Journalists and Issa shouldn’t ‘collaborate’

JOURNALISTS AND ISSA SHOULDN’T ‘COLLABORATE’…. Following up on an earlier item, more than a few D.C. political reporters are feeling antsy this week after learning about what’s been going on in Rep. Darrell Issa’s (R-Calif.) office. Unbeknownst to the journalists, Issa’s top aide has been sharing their emails with the New York Times‘ Mark Leibovich, a journalist writing a book about how Washington works.

Much of this stems from revelations found by the New Yorker‘s Ryan Lizza, who learned about Kurt Bardella’s extensive efforts to help Leibovich while writing a recent profile on Issa. Lizza later told colleagues about Bardella sharing their emails, which ultimately led to this week’s kerfuffle.

But before we move on, Lizza had an interesting follow-up item, adding some additional context. Of particular interest was this quote from Bardella, Issa’s right-hand man before his dismissal yesterday:

[R]eporters e-mail me saying, “Hey, I’m writing this story on this thing. Do you think you guys might want to investigate it? If so, if you get some documents, can you give them to me?” I’m, like, “You guys are going to write that we’re the ones wanting to do all the investigating, but you guys are literally the ones trying to egg us on to do that!”

This is the part of the process that the public never gets to see, and it’s really not healthy. As Lizza explained:

[T]hat Bardella accused reporters of offering to collaborate with Issa as he launches what will inevitably be partisan investigations of the Obama Administration seemed jaw-dropping. This is exactly the dysfunctional investigator/reporter dynamic that in the [1990s] fed frenzies over every minor Clinton scandal.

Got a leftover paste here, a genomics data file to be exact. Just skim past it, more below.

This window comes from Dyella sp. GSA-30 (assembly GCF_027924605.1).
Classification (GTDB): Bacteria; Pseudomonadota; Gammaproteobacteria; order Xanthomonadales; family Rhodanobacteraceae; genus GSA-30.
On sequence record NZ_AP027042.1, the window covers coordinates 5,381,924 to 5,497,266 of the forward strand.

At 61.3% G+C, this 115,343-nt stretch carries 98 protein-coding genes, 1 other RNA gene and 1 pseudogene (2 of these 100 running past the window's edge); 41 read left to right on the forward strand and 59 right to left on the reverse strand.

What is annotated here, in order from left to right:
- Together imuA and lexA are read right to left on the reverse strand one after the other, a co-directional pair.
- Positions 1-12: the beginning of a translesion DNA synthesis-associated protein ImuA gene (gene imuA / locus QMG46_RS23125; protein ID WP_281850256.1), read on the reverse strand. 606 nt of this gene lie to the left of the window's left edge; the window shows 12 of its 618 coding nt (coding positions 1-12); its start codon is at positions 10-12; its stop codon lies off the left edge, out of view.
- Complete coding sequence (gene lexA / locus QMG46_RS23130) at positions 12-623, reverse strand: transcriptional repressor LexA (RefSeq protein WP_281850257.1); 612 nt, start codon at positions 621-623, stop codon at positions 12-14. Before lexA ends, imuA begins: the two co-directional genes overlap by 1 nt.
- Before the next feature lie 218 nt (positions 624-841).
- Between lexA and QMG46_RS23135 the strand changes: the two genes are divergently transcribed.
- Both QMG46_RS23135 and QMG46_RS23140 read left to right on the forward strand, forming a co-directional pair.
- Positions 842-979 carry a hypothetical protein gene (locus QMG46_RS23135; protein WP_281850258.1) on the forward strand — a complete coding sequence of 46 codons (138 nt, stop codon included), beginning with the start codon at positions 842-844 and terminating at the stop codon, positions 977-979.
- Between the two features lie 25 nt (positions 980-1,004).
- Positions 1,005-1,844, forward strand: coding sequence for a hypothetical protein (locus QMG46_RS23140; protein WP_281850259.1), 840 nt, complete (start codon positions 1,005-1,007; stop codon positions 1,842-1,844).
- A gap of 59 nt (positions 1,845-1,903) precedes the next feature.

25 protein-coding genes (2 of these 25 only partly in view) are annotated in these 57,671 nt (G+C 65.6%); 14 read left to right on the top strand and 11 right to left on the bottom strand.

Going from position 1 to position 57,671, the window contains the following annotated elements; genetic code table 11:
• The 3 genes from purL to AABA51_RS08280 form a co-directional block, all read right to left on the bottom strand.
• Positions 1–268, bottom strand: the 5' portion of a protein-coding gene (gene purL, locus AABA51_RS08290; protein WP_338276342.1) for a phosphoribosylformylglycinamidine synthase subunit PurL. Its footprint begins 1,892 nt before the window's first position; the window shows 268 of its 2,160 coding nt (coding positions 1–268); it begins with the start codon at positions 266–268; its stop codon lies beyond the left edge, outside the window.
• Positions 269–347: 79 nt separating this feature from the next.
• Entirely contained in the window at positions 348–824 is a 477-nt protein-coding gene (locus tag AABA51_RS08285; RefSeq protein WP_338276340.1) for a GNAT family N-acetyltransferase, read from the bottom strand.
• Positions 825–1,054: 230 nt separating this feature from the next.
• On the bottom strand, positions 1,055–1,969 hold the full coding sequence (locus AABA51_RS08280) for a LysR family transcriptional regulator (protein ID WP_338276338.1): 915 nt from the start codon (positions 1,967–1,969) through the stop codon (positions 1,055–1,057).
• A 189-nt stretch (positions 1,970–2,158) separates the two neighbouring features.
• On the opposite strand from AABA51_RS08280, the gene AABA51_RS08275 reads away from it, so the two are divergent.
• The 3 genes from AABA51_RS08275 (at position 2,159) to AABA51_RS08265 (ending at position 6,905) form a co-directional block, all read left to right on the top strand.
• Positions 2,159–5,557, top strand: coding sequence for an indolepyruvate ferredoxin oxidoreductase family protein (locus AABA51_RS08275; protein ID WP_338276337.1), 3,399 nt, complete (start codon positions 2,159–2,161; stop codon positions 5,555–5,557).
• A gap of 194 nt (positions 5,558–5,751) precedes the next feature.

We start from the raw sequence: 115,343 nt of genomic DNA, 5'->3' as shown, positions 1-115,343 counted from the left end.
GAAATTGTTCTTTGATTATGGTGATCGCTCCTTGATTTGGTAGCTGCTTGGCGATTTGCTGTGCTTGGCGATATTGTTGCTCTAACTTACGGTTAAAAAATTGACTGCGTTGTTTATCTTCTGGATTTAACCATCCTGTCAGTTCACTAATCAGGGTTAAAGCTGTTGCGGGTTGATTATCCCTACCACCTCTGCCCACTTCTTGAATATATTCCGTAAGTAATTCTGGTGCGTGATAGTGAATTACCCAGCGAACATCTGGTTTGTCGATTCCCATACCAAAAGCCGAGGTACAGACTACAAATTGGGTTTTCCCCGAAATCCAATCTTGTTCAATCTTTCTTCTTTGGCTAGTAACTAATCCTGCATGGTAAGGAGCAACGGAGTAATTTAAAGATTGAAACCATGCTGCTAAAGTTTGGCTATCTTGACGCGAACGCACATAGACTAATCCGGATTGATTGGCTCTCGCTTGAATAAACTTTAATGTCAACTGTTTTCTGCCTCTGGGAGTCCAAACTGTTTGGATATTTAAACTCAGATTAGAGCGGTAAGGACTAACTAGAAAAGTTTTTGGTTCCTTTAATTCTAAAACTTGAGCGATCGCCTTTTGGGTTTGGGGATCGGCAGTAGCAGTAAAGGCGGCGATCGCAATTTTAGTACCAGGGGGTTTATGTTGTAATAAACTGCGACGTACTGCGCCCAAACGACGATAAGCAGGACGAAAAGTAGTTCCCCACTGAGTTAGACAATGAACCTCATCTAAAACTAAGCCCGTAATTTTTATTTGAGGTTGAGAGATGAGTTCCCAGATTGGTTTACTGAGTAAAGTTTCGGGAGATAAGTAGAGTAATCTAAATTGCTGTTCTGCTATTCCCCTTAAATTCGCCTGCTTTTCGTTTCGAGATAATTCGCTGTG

In his short-lived career, Bardella was witness to the fact that it was all starting over in 2011, now that there was again a Republican House and a Democratic President. From what I know of what Bardella shared, the beat reporters who cover Issa and engaged in this kind of game with Bardella will be the ones most embarrassed by the e-mails that Leibovich possesses.

In the traditional model, reporters come across a story, pursue it, and publish the revelations for the public. Maybe, at that point, policymakers will see the story, find it troubling, and launch an formal investigation. What’s wrong with this? Nothing. It’s how the process is supposed to work.

What Issa’s aide described, however, is altogether different. That’s a dynamic in which reporters want to partner up with a Republican attack dog known for partisan witch-hunts.

As Joe Sudbay argued, it makes it seem as if “DC-based reporters were encouraging Issa’s office to conduct investigations of Obama so they could report on the investigation.”

If/when Leibovich publishes the materials he received from Bardella, the embarrassment for some reporters will be severe.